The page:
Singer, songwriter and multi- instrumentalist Shuggie Otis might not have been born holding a guitar but he probably picked his first one up soon thereafter. He did
grow up playing guitar in bands led by his dad Johnny Otis
, who introduced such artists as Charles Brown
and Esther Phillips
to R&B and soul audiences. He debuted in 1970 on Kooper Session: Al Kooper with Shuggie Otis
(Columbia); when he recorded those tracks, he was just 15. His solo debut, Here Comes Shuggie Otis
(Epic, 1971), produced and arranged by his dad, followed soon thereafter. Inspiration Information
(Hi Horse), another mostly solo affair, appeared in 1974 but quietly and quickly fell out of print. The Brothers Johnson strapped Shuggie's "Strawberry Letter #23" into their Quincy Jones
-produced album Right on Time
(A&M, 1977) and rode it into the stratosphere: The single went #1 Soul, #5 Pop and the album went platinum. But except for some session work with Etta James
, Frank Zappa
and a few others, this was more or less all we heard from Shuggie Otis.
Although the influence of his bandleader, songwriter, impresario and Rock & Roll Hall of Fame R&B Pioneer father on West Coast blues, rhythm & blues and soul music is impossible to overstate, Shuggie Otis's legend sometimes seems even bigger because, like a comet, he gloriously skyrocketed and then pretty much vanished.
Or at least vanished until 2013, when he personally oversaw the digital restoration of Inspiration Information
with four previously unreleased bonus cuts, and its combination with Wings of Love
, a collection of previously unreleased live and studio tracks recorded as far back as 1975 and as recently as 2000, into a two-CD set. Combined, these two releases present an expansive survey of soul, jazz, funk, pop, blues and R&B. Inspiration Information
often feels like you're submerged and swimming inside Otis' head as he contemplates mid-70s psychedelic soul, especially its title track, "Aht Uh Mi Hed" and "Island Letter," where soft keyboards wash up against wah-wah guitar like waves lapping against a sunny California beach. "Not Available" seems lifted from the Bobby Womack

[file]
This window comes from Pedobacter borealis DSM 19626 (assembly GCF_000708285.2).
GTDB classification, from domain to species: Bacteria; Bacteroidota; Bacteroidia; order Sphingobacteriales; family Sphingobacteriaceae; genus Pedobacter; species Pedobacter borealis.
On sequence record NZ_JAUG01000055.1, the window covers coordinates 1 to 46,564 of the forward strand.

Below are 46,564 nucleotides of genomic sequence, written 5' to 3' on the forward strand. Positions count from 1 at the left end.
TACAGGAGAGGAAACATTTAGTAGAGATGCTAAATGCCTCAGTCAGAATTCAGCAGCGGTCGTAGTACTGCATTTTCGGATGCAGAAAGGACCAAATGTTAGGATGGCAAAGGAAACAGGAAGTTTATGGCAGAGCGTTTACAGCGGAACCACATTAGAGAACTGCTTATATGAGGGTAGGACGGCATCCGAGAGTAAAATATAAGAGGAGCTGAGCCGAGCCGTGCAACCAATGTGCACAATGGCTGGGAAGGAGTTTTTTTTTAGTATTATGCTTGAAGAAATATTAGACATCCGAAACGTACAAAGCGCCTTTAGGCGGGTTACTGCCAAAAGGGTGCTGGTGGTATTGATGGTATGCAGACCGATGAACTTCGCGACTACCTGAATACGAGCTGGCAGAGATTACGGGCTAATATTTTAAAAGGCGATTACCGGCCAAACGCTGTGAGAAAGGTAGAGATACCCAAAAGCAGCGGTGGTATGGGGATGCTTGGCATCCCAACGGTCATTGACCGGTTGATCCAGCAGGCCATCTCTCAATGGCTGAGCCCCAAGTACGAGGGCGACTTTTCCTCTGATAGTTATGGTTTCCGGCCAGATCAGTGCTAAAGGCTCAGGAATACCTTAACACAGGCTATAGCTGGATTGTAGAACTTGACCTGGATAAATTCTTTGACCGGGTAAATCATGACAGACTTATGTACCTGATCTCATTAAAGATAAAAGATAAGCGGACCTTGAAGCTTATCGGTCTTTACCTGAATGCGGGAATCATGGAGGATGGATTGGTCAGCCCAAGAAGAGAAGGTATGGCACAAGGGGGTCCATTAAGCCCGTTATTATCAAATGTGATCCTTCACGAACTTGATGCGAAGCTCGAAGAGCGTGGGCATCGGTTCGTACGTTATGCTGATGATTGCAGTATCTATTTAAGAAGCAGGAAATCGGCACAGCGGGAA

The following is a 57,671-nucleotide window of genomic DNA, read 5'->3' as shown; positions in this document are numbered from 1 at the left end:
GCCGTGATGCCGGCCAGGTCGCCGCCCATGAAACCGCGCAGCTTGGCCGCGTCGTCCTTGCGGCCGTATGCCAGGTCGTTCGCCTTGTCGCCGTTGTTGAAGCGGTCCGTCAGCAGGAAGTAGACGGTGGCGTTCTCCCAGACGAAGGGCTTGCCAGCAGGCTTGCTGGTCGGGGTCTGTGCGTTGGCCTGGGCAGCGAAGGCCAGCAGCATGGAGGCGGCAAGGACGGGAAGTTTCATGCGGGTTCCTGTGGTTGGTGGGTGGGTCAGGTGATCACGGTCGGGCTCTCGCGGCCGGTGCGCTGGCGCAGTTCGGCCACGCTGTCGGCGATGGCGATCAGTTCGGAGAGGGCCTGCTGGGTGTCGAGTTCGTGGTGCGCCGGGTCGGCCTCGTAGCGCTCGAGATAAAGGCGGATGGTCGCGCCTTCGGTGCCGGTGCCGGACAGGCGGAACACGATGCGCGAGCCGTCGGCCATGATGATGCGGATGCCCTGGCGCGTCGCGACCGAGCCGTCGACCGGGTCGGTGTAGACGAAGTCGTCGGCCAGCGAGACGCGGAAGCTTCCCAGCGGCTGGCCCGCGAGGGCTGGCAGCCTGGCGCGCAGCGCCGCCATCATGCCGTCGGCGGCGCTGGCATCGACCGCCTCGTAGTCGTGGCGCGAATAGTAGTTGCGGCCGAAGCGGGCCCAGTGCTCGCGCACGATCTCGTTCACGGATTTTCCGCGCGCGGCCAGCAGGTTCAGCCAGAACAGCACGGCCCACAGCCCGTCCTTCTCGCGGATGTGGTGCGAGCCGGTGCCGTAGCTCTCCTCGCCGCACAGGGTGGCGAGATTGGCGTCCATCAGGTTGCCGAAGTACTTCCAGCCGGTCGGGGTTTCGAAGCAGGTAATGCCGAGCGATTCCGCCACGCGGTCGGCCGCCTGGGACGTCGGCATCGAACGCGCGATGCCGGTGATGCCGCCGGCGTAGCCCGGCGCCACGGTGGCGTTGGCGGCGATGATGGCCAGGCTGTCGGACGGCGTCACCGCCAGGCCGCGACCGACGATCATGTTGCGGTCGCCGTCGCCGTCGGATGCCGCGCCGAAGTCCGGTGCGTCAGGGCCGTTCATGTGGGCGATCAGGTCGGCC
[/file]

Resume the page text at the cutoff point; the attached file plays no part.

school of cinematic soundtracks, while "Sparkle City" moves more quickly on Otis' funky rhythm guitar and the instrumental "Rainy Day" sounds like one of Creed Taylor
's pop productions of guitarist Wes Montgomery
. Of the newly released bonus material, "Miss Pretty," a soulful and funky Sly & the Family Stone-type thang
, and the slinky "Castle Top Jam," work best. Wings of Love
, entirely made up of previously unreleased music, offers a more mixed grab-bag of chronological snapshots, some of which ("Give Me a Chance," "If You'd Be Mine") sounds like Otis chasing the sound of 1980s pop radio. But his buttery, rubbery bass line helps "Special" sound like one more solid Brothers Johnson groove, and "Walkin' Down the Country" once again remembers the multi-layered vocal California sound of War
and even The Mamas & The Papas, cast against a shuffling backbeat that rises as warmly as the dawn.
"Black Belt Sheriff," a straight-up solo acoustic guitar blues recorded at a 2000 performance, moans and groans through extended slide guitar passages that nearly drip with regret and pain, and is completely incongruous with any and everything else here.
On the other hand, the title track is Otis' Wings of Love
masterpiece, a lengthy guitar jamboree, both electric and acoustic, lit up by dramatic and arching electric blue lead lines, powered by a rock ballad drumbeatthe best rock ballad that Journey (yet another California band, from San Francisco) never wrote.
Interviewed for the Inspiration Information / Wings of Love
liner notes, Shuggie sounds both glad to be back and pissed that it took so long for him to get here. "If I had enough money, I could have produced another album and put it out on my own label. But I wasn't financially well off," Otis explains. "I went to record companies on a monthly basis for years and years and years and kept getting a big fat 'no' slapped in my face. I was rejected by every major record company and friends (I thought) in high places included. Even the smaller companies weren't goin' for me."
"I never had any temptation to disappear. I never wanted to be out of show business. I was forced out."